UMC - Grandes Marques et Maisons de Champagne

Champagne, star of the seventh art

Champagne in musical comedies

«The» very first “talkie” was Alan Crosland’s The Jazz Singer: a musical drama that revolutionised the film industry and marked the beginning of all-talking pictures, many of them featuring singing scenes. With it came a flurry of new singing and dancing stars with experience in theatre, on Broadway and in nightclubs.

Champagne, as a symbol of nightlife par excellence, was the ideal wine to put the fizz into this new music scene. Sparkling and eminently quaffable, Champagne had that light, airy touch of so many of the musicals themselves – many of which were set in France, the iconic home of Champagne.

The opening credits for one of the very first musical comedies, Ernst Lubitsch’s The Love Parade (1929), presents a stylised image of Paris featuring two bottles of Veuve Clicquot. The film stars Maurice Chevalier, who also appears in Vincente Minnelli’s Gigi (1958), a feature-length musical film adaptation of the novel by French writer Colette, starring Louis Jourdan and Leslie Caron as Gigi.

Before that, Caron co-starred with Gene Kelly in Minnelli’s An American in Paris (1951), a masterpiece of the Hollywood musical tradition about a struggling American painter (Kelly) who falls for a young French woman (Caron). Both films are set in Paris and both put the spotlight on Champagne. In Gigi, Leslie Caron play’s a young French woman who discovers life, men and Champagne – the inspiration for her song, The Night They Invented Champagne.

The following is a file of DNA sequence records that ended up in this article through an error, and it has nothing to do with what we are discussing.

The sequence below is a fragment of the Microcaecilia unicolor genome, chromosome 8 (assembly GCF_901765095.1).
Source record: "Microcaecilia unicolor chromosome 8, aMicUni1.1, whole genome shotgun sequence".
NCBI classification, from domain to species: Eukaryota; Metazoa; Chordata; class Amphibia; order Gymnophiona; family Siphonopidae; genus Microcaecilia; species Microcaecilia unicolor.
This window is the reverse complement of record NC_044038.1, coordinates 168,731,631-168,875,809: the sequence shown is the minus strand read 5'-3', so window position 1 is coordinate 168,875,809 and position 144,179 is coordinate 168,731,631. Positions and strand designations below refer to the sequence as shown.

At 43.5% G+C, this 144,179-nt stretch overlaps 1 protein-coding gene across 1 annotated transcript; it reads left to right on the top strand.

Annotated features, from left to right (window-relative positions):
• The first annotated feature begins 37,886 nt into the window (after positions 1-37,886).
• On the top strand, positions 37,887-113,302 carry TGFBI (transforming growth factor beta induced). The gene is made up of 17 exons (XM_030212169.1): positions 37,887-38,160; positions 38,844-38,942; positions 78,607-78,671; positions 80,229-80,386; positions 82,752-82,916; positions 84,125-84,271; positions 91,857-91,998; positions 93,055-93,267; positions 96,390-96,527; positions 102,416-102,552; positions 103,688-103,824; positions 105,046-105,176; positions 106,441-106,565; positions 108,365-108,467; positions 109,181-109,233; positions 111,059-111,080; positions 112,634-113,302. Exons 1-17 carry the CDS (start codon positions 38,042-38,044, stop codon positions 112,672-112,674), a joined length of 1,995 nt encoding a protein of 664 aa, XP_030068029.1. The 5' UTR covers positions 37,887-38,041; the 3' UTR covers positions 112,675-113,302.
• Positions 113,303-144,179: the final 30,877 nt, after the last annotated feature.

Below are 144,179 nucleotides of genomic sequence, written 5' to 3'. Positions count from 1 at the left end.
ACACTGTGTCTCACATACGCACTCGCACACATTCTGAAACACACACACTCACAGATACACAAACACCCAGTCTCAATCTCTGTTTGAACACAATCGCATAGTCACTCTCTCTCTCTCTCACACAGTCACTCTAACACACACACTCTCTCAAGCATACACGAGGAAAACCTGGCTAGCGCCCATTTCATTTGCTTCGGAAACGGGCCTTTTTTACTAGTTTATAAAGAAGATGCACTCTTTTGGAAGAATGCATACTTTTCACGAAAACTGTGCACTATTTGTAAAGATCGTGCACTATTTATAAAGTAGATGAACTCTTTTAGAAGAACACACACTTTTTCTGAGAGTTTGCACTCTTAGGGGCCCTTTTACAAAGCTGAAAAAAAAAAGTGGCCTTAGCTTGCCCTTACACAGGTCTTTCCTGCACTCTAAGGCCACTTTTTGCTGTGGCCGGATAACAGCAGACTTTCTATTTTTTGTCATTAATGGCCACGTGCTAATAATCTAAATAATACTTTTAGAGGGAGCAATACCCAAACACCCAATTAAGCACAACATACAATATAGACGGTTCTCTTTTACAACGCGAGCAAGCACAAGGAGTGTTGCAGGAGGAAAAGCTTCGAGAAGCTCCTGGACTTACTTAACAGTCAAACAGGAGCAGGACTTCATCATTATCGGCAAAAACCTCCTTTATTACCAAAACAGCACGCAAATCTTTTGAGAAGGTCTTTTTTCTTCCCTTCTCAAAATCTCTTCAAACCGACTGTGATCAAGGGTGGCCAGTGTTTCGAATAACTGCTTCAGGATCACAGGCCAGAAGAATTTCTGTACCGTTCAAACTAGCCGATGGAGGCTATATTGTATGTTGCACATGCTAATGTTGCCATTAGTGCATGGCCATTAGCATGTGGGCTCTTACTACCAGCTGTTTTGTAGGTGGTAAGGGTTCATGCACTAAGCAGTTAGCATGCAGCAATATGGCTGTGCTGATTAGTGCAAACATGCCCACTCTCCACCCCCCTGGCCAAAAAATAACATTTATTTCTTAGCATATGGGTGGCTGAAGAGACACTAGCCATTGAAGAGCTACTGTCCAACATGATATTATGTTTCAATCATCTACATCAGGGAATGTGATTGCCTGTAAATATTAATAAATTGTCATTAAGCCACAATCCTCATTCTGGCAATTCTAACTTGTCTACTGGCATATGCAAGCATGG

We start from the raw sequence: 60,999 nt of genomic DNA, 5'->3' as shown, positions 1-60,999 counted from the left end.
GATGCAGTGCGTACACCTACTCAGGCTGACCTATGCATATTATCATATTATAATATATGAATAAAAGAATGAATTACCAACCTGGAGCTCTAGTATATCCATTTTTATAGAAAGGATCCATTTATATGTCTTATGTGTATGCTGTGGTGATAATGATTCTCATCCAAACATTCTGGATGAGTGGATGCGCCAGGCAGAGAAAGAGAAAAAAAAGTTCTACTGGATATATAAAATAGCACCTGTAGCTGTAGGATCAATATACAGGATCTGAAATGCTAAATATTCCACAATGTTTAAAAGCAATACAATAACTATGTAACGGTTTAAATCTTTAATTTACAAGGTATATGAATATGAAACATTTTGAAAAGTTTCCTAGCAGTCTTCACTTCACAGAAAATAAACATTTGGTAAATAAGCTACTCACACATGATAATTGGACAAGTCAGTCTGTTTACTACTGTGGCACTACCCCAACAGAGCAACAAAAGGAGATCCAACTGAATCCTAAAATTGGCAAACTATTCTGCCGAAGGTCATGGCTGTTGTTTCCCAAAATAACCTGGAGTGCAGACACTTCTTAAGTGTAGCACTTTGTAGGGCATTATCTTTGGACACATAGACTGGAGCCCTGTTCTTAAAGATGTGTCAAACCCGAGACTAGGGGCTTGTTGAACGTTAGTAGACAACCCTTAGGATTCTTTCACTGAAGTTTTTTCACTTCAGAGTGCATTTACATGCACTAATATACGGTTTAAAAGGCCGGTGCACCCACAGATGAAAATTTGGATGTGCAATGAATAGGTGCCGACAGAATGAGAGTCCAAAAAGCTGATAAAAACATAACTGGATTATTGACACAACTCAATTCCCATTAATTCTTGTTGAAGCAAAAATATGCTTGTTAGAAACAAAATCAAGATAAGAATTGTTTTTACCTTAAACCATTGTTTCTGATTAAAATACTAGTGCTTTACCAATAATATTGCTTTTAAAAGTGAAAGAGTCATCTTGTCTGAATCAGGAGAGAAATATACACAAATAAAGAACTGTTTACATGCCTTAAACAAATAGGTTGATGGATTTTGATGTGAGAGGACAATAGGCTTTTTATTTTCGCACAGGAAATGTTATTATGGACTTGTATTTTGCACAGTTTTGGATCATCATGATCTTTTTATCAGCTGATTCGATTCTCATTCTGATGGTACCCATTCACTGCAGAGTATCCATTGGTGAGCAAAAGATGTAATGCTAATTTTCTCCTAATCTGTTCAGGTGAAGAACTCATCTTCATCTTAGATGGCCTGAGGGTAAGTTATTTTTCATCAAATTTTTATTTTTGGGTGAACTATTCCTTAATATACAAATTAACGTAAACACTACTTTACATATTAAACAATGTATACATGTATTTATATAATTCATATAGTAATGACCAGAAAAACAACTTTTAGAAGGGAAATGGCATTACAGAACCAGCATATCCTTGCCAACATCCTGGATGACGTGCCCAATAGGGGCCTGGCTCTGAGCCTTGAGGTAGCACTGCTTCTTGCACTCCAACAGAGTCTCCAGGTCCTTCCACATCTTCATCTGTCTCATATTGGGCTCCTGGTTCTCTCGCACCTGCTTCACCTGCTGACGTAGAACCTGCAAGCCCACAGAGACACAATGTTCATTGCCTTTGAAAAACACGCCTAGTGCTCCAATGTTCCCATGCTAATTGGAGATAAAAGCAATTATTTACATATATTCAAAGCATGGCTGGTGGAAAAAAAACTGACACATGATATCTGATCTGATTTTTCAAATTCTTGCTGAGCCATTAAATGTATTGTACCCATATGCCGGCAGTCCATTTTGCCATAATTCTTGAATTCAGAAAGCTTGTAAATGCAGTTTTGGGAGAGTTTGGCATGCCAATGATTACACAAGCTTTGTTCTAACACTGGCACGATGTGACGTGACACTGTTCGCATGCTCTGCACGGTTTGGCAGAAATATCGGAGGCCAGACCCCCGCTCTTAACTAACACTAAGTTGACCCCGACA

Still in Paris, Blake Edwards’ Victor/Victoria (1982) takes place in a 1930s transgender bar where Champagne flows non-stop and coloratura soprano Julie Andrews has a High C that can shatter glass (not to mention bottles).

French and European films meanwhile, unlike their Hollywood counterparts, rarely qualify as musicals. The only notable exceptions are Jacque Demy’s Les Parapluies de Cherbourg (1964, The Umbrellas of Cherbourg) and Les Demoiselles de Rochefort (1967, The Young Girls of Rochefort); and Alain Resnais’ On Connait la Chanson (1997, Same Old Song) where an all-star French cast (Sabine Azéma, Pierre Arditi, André Dussolier, Jean-Pierre Bacri and Agnès Jaoui) lip sync to popular French songs and Champagne flows a-go-go in the final scene.

Musicals still draw crowds, as shown by the success of Phyllida Lloyd’s smash hit Mamma Mia! (2008), an Abba-inspired musical romance starring Meryl Streep, Pierce Brosnan and Colin Firth in a story about a wedding where Champagne conquers all. Another crowd pleaser was Damien Chazelle’s La La Land (2016): a glittering homage to the golden age of musicals perfectly in tune with the shimmering tones of Veuve Clicquot Yellow Label. The film won 6 Oscars, including Best Original Song.

Three years later, Tom Hooper’s musical fantasy adaptation of the Broadway mega-musical Cats paid purring homage to the House of Piper Heidsieck with the movie tagline “Pi-purr-Heidsieck” for Piper Heidsieck.